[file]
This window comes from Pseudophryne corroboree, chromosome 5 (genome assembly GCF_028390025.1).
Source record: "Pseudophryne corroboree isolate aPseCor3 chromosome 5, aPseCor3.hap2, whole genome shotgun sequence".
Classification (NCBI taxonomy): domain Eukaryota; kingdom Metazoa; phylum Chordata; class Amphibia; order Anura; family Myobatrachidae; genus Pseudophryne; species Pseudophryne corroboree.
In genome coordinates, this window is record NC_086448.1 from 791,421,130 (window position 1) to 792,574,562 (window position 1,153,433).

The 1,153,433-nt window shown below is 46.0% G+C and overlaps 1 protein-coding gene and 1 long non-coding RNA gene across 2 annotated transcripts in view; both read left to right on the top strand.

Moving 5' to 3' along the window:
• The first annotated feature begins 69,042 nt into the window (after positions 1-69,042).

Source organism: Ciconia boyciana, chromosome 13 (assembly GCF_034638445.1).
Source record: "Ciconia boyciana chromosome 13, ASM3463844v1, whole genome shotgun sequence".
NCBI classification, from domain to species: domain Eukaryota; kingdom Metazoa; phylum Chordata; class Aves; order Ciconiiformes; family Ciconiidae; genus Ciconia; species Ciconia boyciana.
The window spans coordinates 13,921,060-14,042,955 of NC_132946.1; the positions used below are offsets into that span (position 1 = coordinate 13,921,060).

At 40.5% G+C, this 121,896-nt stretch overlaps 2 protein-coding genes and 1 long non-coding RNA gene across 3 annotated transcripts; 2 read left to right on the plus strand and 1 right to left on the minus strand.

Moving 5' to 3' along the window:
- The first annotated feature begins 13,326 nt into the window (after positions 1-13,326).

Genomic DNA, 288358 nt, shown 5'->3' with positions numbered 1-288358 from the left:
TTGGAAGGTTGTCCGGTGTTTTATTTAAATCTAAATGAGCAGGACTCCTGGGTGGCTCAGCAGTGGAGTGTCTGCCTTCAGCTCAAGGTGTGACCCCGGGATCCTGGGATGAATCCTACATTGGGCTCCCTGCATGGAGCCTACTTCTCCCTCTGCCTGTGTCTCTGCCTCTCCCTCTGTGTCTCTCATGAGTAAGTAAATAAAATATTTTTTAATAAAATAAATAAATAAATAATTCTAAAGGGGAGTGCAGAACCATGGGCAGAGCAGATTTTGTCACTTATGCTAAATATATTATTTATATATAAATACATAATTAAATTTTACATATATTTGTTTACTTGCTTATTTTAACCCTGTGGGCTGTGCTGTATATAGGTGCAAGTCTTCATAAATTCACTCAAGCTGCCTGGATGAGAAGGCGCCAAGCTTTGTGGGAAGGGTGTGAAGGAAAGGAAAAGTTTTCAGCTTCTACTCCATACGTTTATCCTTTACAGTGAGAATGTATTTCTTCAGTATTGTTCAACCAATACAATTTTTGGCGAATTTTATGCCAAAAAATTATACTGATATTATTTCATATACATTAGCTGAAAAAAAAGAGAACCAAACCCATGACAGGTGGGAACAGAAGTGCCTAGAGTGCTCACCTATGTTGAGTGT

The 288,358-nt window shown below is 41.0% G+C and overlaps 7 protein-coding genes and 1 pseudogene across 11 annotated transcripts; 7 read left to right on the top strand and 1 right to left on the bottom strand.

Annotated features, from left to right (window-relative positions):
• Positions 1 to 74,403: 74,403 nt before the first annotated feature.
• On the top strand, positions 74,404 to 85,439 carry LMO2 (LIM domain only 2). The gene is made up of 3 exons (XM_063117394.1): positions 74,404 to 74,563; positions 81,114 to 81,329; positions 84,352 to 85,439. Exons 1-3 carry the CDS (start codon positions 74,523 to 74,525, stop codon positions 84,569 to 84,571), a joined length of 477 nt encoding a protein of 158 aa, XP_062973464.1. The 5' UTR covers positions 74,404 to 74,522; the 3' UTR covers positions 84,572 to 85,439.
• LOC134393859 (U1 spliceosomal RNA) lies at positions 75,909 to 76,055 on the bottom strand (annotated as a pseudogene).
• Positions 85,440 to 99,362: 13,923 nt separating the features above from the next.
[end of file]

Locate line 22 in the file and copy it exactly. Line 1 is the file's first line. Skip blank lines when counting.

• Positions 85,440 to 99,362: 13,923 nt separating the features above from the next.